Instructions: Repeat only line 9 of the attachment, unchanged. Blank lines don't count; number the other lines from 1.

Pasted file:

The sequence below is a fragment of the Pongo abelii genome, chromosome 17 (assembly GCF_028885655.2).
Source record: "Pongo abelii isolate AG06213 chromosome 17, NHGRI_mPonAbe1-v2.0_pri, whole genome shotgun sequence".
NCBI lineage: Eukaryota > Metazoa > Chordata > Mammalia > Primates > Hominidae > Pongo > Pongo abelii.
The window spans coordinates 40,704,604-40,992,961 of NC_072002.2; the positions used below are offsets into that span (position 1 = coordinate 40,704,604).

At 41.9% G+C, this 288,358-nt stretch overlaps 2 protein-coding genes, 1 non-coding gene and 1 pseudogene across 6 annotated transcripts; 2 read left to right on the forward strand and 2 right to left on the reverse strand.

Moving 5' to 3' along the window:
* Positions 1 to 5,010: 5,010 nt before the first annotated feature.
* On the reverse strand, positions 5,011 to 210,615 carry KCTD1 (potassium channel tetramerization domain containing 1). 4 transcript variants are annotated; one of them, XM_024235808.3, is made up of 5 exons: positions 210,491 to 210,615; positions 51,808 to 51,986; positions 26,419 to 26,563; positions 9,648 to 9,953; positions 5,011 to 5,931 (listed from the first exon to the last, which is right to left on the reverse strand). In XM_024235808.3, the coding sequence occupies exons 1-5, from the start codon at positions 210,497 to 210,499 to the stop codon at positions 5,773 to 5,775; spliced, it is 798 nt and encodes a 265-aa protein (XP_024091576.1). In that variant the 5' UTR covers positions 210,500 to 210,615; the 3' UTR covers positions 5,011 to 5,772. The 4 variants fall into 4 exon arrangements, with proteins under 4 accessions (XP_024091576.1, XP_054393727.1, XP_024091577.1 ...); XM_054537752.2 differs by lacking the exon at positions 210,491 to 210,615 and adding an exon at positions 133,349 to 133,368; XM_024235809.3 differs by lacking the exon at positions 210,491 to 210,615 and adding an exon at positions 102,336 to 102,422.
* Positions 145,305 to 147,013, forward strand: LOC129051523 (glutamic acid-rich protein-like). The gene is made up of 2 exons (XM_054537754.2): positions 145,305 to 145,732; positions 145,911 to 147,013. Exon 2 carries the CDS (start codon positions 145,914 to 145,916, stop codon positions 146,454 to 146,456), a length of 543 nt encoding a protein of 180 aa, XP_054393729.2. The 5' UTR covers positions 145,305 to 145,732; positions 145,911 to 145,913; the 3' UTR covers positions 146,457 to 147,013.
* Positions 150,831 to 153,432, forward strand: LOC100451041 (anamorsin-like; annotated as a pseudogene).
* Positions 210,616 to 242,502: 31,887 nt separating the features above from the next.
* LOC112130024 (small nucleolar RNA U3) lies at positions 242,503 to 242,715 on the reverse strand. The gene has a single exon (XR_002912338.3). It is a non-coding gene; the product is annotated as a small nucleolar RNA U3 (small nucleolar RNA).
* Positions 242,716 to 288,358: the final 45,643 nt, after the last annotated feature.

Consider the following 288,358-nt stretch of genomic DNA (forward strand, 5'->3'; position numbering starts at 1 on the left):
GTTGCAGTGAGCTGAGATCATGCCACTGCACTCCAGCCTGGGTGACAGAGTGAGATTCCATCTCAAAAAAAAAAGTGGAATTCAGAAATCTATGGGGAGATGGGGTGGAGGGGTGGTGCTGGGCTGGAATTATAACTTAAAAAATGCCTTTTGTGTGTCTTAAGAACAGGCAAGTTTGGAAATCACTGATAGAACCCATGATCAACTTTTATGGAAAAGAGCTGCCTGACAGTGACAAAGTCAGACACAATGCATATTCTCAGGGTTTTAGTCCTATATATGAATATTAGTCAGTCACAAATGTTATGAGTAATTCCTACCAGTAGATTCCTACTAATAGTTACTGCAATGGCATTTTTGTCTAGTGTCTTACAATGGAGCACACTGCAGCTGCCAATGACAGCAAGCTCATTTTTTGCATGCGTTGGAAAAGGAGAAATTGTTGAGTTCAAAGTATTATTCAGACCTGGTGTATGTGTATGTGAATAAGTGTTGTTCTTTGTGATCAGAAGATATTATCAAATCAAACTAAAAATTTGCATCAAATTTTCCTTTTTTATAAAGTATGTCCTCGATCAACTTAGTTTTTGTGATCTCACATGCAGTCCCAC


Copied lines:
* Positions 145,305 to 147,013, forward strand: LOC129051523 (glutamic acid-rich protein-like). The gene is made up of 2 exons (XM_054537754.2): positions 145,305 to 145,732; positions 145,911 to 147,013. Exon 2 carries the CDS (start codon positions 145,914 to 145,916, stop codon positions 146,454 to 146,456), a length of 543 nt encoding a protein of 180 aa, XP_054393729.2. The 5' UTR covers positions 145,305 to 145,732; positions 145,911 to 145,913; the 3' UTR covers positions 146,457 to 147,013.